Asking an atheist how his Easter was is kind of like asking a Hindu what she did for Passover. It just doesn’t apply. But, this hasn’t stopped many people at the office, who know full well that I am not religious and that I go to a Zen Buddhist mediation with the partners of the firm every week, from asking me “How was your Easter?” The truth of the matter is, I was barely conscious it was Easter at all until The Wife reminded me of that fact at about 3:00 that afternoon when we wondered why so many stores were closed.
Now, we had written Easter cards last week to our family, in a nod to the holiday that we know most of them celebrate even if we do not. But after I put the cards in the mail, that box got checked off and was no longer on my list of things to think about and the concept of “Easter” vanished from my mind as completely as had my recollection of what I’d eaten for breakfast (if anything) on February 17.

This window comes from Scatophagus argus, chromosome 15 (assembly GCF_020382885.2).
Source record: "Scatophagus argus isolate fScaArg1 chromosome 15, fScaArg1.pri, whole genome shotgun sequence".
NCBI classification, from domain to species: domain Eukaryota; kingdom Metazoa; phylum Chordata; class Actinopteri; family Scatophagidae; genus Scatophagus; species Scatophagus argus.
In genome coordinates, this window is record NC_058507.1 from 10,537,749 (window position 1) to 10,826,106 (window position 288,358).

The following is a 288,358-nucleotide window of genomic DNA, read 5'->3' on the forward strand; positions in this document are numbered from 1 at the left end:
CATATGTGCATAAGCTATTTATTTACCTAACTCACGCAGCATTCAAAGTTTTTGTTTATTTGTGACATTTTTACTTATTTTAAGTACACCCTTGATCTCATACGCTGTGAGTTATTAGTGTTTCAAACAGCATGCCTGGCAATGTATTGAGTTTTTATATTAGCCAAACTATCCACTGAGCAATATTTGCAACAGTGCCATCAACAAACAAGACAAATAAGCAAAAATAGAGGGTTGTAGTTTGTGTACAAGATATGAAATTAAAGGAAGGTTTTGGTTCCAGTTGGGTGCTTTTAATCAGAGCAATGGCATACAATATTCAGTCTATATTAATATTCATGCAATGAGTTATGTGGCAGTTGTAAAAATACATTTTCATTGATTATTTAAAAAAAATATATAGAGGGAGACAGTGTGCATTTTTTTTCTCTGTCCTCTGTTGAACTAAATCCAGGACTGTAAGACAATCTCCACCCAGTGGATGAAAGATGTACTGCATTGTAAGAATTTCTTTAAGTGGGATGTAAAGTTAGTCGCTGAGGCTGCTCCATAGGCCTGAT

My Easter Sunday was not particularly enjoyable, as it turns out, although that had nothing whatsoever to do with the coincidence that a string of annoyance occurred on a morning coinciding with a Christian religious holiday. But you don’t respond to a social question like “How are you?” with an honest, detailed answer; no one really wants to know that, for instance, you just can’t get rid of that uncomfortable piece of earwax or you’re still mad about your husband leaving the toilet seat up in the middle of the night.
So I figured that a blow-by-blow of my many minor travails on Easter Sunday was not what people at the office wanted to hear and told them I had a relaxing day with my wife and a nice dinner. If I told them the truth, I might have drawn a lecture about how none of those bad things would have happened to me had I gone to church -- as if that could possibly have kept the cat from shitting all over her pillow. The cat didn’t know it was Easter, either.
Most of the people asking this question, by the way, seem to have had unremarkable Easters themselves. They pretty much all went to church and then ate ham with their families. Aside from the eerily uniform choice of main course for the big meal of the day, that isn’t really all that much different than most other Sundays for observant Christians, is it?